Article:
By Jim Angell, Cowboy State Daily
Wyoming’s Supreme Court has denied, 11 days after it ended, a request by Laramie County’s district attorney that her disciplinary hearing be recorded.
The court on Tuesday rejected the request of Leigh Anne Manlove to allow the live-streaming of her hearing before the Board of Professional Responsibility, which ended on Feb. 11.
The ruling came 21 days after Manlove submitted a request for an emergency order from the court to allow her to record and live-stream the proceedings.
“After careful review of the petition, the materials attached thereto, and this file, this court finds the (request) should be denied,” said the order, signed by Chief Justice Kate Fox.
The BPR is the body that oversees the behavior of attorneys. Manlove’s hearing, which began Feb. 2 and ended Feb. 11, allowed the Office of Bar Counsel to present its allegations against the district attorney and seek discipline.
The charges raised included allegations Manlove exaggerated the impact of budget cuts on her office to dismiss almost 1,00 cases from Laramie County courts.
The BPR’s three-member hearing pane concluded that Manlove violated multiple rules of professional conduct and should be barred from the practice of law.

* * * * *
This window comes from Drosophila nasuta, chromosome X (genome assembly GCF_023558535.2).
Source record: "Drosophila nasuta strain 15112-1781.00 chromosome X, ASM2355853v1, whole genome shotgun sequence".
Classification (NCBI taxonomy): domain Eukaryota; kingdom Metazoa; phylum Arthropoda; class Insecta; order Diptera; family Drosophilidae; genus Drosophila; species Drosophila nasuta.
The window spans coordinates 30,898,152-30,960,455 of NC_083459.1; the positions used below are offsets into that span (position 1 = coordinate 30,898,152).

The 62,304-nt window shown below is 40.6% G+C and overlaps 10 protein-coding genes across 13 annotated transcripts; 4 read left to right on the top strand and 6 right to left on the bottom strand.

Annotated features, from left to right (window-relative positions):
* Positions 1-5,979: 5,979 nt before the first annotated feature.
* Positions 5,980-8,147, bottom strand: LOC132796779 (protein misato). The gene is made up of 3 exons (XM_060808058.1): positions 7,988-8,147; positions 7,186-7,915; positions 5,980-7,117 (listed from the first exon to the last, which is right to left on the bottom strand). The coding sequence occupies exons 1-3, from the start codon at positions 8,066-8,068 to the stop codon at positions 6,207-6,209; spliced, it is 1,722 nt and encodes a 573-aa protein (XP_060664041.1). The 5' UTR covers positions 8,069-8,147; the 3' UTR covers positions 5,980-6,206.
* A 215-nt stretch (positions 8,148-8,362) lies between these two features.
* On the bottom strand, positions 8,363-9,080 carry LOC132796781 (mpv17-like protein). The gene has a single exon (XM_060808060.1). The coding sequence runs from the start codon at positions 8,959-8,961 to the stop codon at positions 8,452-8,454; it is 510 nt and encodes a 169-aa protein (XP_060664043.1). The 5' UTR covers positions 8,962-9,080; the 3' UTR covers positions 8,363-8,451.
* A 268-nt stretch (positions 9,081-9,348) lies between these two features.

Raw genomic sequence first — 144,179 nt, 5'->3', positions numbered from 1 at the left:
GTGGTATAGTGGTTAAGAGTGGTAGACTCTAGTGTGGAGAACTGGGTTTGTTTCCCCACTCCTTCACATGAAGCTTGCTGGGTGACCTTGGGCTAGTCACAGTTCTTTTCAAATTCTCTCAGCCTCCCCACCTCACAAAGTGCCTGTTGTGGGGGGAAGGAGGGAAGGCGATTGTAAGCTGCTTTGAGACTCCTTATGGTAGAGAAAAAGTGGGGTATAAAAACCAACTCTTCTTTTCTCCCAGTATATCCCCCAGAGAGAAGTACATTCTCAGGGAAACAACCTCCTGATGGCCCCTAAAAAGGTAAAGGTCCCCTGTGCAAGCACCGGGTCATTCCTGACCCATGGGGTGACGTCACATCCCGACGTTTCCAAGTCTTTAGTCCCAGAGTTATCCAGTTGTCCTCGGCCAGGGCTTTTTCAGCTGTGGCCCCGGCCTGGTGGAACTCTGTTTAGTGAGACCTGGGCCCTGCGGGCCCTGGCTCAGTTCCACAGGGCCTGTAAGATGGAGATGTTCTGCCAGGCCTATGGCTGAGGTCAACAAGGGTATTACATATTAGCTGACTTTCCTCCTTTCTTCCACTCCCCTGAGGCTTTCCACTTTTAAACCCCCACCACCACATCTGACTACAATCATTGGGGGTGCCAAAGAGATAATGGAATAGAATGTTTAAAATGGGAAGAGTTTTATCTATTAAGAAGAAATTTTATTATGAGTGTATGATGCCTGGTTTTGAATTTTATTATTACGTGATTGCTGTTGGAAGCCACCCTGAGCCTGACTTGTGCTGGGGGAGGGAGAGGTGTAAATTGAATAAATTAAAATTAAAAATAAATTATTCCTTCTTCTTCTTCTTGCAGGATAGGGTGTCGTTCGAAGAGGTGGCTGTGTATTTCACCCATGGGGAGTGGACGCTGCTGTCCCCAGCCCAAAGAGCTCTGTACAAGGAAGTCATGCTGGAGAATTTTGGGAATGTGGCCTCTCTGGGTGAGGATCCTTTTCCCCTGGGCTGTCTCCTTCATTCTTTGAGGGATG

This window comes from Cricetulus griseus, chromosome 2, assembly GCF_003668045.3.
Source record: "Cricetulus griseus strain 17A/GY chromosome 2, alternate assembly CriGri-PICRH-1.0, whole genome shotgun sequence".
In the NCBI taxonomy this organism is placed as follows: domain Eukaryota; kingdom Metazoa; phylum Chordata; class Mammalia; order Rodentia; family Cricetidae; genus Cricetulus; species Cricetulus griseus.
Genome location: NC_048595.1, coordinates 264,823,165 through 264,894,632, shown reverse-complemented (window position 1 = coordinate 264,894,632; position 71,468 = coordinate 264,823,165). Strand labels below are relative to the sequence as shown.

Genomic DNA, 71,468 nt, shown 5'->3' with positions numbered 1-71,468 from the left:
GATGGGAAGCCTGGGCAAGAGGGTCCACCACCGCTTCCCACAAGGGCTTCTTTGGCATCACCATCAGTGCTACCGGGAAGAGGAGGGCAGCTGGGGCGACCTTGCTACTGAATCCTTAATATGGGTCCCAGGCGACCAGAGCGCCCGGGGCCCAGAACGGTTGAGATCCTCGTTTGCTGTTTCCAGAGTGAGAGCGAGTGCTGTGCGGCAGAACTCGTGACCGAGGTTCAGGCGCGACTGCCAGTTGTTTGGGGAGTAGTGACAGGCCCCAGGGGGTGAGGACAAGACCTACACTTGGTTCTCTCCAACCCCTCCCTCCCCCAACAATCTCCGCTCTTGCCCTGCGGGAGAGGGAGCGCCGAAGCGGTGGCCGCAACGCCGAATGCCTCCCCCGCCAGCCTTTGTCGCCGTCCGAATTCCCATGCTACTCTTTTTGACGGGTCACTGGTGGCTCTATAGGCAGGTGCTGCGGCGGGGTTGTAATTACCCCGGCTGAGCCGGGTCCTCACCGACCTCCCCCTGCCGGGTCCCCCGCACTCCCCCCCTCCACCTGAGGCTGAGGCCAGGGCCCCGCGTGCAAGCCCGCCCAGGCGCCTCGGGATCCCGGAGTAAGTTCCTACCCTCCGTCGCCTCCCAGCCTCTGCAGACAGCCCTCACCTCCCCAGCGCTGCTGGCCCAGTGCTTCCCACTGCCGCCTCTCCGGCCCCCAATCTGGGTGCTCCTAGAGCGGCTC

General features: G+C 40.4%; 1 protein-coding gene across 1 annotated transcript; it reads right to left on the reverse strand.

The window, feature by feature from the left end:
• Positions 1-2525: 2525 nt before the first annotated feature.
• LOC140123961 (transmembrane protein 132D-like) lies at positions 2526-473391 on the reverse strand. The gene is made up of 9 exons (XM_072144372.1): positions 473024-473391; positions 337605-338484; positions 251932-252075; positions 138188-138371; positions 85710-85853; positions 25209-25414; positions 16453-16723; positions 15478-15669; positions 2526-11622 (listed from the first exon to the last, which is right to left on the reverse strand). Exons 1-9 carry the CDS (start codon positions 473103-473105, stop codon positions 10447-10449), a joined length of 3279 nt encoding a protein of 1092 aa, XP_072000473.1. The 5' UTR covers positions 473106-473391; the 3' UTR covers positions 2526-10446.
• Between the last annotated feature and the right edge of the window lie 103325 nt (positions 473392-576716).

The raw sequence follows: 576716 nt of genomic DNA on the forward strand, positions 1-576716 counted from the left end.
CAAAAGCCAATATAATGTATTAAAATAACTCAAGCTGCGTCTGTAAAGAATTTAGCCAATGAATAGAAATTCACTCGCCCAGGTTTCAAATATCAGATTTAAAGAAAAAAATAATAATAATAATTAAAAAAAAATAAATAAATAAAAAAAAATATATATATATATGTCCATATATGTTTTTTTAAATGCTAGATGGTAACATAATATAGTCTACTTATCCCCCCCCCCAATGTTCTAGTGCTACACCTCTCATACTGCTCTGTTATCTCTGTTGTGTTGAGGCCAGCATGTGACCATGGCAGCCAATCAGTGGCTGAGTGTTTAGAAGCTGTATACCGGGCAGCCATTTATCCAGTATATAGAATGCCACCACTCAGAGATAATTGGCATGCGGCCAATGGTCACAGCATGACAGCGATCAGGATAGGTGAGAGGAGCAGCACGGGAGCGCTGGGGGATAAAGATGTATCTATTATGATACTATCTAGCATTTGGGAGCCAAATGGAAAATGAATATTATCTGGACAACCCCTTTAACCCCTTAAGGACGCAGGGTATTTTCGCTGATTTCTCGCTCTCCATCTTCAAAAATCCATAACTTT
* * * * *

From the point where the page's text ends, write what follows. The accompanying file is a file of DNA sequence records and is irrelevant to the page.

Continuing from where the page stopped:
The chairman of the BPR’s hearing panel, Christopher Hawks, ruled in late January that live-streaming of the proceedings would be allowed if the State Bar or Manlove would pay the cost.
Manlove said she would pay for the live-streaming, but then Hawks reversed his earlier stance and ruled on Feb. 1, the day before Manlove’s hearing began, that video or audio recording of the proceedings would not be allowed.
Manlove on Feb. 1 asked for an order overturning Hawks’ decision, saying it was important members of the public be able to watch the hearing given its historic nature.
“This is a crucially important case and one of first impression in the state of Wyoming,” she wrote. “In this case, the Office of Bar Counsel … seeks to remove Manlove from her duly elected office as the Laramie County District Attorney before the end of her term, using the lawyer disciplinary proceedings process as the vehicle, and based upon various allegations of lawyer misconduct — allegations that criticize Manlove’s office and personnel management, case management, prosecutorial discretion, and her response to the novel and unprecedented COVID-19 pandemic.”
The Supreme Court’s order did not address Manlove’s arguments but simply denied her request.